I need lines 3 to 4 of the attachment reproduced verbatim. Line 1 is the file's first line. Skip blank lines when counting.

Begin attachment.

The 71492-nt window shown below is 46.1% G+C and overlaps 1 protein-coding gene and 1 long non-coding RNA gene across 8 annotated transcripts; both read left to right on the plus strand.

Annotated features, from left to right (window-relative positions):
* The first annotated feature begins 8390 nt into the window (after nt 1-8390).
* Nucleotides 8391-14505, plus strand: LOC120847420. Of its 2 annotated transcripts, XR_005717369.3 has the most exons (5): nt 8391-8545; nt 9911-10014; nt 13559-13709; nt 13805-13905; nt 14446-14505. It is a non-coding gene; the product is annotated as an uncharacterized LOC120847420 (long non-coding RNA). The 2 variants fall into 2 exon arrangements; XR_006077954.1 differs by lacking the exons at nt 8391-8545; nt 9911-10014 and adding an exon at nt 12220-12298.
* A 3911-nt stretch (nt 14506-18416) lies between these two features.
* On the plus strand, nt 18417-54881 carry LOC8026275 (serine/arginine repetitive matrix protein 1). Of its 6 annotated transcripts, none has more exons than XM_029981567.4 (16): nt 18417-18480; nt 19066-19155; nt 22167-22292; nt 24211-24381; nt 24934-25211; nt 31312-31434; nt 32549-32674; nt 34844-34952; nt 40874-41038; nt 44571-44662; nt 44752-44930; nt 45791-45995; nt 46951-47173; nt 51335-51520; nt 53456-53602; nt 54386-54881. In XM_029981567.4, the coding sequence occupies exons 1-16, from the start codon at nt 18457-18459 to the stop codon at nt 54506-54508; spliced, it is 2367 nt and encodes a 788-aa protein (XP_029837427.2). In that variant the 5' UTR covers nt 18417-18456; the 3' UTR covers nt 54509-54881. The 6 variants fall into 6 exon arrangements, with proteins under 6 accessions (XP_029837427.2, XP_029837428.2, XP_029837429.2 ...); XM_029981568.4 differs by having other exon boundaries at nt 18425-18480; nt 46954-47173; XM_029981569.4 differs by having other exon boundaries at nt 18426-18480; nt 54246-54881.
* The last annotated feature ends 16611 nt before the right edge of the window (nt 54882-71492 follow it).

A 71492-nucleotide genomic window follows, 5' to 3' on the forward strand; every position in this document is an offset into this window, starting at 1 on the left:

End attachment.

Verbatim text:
* The first annotated feature begins 8390 nt into the window (after nt 1-8390).
* Nucleotides 8391-14505, plus strand: LOC120847420. Of its 2 annotated transcripts, XR_005717369.3 has the most exons (5): nt 8391-8545; nt 9911-10014; nt 13559-13709; nt 13805-13905; nt 14446-14505. It is a non-coding gene; the product is annotated as an uncharacterized LOC120847420 (long non-coding RNA). The 2 variants fall into 2 exon arrangements; XR_006077954.1 differs by lacking the exons at nt 8391-8545; nt 9911-10014 and adding an exon at nt 12220-12298.